Borrowers used to have 60 days after entering into default (270 days without a payment) to enter into a loan rehabilitation program to avoid the fees. These days, however, it looks like the DoE is being a little less forgiving.
That 60-day grace period on FFEL fees seems to be a thing of the past. The DoE recently sent out a set of policy guideline clarifications that imply that borrowers will be burdened with those 16 percent fees as soon as they go into default, whether or not they enroll in a loan rehabilitation program.
“The extra couple months borrowers had to avoid the hefty default fee on federal loans are now gone,” Andrew Weber, a certified student loan counselor, told CBS. “And the fees will hit immediately at the time of default (270 days) instead of several months after the default.”
Consumer advocates — like those at the CFA — note that the situation is essentially unfair to borrowers who often do not know their loans are in default until they see the carnage on their credit report, due to servicing errors at financial firms.
“Federal loans typically enter a default status when borrowers are 270 days late on their payments,” noted the CFA. “Due to servicing mistakes, many borrowers may be learning about problems with their loan for the first time. These agencies are entitled to ‘reasonable’ collection costs under existing law, but hefty fees were considered inappropriate for borrowers who promptly seek to address their default.”
Weber had no comment on fairness, but did note that consumers “will likely have to contend with a much larger balance that now literally grows overnight when they default on federal loans,” which might push some borrowers, who would have attempted a turn-around, away entirely and into more dedicated default.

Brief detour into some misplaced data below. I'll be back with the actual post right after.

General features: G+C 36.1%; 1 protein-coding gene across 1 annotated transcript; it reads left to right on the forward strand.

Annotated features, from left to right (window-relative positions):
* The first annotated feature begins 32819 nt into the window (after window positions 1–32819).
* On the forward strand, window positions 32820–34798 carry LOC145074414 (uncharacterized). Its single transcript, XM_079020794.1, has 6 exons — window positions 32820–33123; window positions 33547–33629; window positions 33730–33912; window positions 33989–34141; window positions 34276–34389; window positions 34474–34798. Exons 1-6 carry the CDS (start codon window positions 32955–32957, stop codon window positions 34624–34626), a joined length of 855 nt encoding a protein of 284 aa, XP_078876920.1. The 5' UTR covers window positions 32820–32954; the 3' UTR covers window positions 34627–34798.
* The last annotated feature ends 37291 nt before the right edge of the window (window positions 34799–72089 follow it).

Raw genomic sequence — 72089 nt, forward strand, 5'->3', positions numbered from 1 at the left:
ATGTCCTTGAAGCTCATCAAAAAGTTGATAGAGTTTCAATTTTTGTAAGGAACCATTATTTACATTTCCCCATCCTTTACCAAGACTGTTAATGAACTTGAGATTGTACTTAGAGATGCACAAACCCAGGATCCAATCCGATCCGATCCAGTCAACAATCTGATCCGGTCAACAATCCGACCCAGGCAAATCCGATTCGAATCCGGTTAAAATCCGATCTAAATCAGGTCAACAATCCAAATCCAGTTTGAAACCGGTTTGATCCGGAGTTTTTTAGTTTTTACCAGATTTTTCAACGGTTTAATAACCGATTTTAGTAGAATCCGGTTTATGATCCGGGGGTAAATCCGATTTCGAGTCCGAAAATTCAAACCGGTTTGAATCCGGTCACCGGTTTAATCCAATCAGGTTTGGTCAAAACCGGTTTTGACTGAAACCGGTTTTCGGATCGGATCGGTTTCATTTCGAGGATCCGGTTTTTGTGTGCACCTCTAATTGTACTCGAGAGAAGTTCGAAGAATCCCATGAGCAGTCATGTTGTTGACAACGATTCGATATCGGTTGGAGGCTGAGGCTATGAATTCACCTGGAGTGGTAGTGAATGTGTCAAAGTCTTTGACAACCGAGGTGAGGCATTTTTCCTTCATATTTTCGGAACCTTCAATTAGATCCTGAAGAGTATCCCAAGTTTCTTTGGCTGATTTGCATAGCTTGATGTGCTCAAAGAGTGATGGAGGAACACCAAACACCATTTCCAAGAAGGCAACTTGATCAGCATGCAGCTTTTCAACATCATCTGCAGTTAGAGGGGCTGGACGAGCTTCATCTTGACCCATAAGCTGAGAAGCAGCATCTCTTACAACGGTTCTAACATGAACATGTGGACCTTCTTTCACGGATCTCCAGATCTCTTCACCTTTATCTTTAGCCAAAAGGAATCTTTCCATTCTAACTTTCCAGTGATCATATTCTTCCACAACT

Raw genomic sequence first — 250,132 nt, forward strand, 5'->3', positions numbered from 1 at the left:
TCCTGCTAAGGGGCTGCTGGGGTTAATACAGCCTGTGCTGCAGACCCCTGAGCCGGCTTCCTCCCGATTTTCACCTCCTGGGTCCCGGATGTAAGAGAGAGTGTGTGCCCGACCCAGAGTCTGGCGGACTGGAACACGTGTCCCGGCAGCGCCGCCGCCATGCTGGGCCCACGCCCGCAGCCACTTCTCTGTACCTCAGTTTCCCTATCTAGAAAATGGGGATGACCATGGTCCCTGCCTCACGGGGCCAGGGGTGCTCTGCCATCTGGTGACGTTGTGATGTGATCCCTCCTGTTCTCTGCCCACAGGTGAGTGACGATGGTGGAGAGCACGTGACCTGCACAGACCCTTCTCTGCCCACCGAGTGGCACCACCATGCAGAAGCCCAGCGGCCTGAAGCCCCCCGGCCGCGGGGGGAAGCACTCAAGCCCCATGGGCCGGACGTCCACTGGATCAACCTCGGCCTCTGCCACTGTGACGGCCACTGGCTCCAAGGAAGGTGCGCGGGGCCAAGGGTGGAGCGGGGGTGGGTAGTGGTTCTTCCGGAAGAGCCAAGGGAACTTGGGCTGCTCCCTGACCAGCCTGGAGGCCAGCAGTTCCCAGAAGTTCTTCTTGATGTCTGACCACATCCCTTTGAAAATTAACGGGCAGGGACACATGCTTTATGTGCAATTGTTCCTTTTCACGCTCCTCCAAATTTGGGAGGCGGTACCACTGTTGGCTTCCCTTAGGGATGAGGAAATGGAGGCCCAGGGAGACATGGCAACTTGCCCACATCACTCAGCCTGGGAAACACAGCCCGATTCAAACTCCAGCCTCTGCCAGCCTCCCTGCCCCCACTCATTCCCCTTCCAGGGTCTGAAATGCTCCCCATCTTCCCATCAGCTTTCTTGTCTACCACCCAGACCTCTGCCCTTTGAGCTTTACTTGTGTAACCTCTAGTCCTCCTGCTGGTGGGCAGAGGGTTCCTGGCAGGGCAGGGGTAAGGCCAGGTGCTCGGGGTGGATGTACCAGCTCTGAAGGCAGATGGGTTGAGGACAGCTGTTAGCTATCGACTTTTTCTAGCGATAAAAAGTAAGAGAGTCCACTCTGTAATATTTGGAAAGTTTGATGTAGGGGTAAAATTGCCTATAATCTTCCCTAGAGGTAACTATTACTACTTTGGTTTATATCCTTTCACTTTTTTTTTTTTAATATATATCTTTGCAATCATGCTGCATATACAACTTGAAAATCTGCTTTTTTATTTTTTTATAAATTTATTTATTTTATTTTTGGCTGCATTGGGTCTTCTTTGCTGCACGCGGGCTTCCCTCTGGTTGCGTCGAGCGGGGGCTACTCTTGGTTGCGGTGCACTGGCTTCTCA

About 44 percent of millennials hold student debt — or about 33 million people. The average debt per millennial is estimated at $25,000 a person. Quick back-of-the-envelope math indicates that about $825 billion of the $1.3 trillion in student debt owed in the United States — 63 percent — is on the backs of those millennial borrowers.
And as those student loans are spiking in defaults — which are getting more expensive and happening at a faster rate — many may find themselves digging a deeper hole.
It is the latest bit of somewhat worrisome data to go along with generation Snapchat — along with the news that 54 percent of them are underbanked at present and 55 percent say that the money they already owe (student loans primarily) is preventing them from saving money to purchase a home.
Millennials are also currently the largest generation represented in the workforce, so it is no longer accurate to say they are the future of the commerce economy or financial services. They are, more accurately, the present.
But they are an uncertain present with lots of headwinds. Which means the challenge of building the next generation of financial services products for them is bigger — and, by the data rolling out — getting bigger and more pointed each day.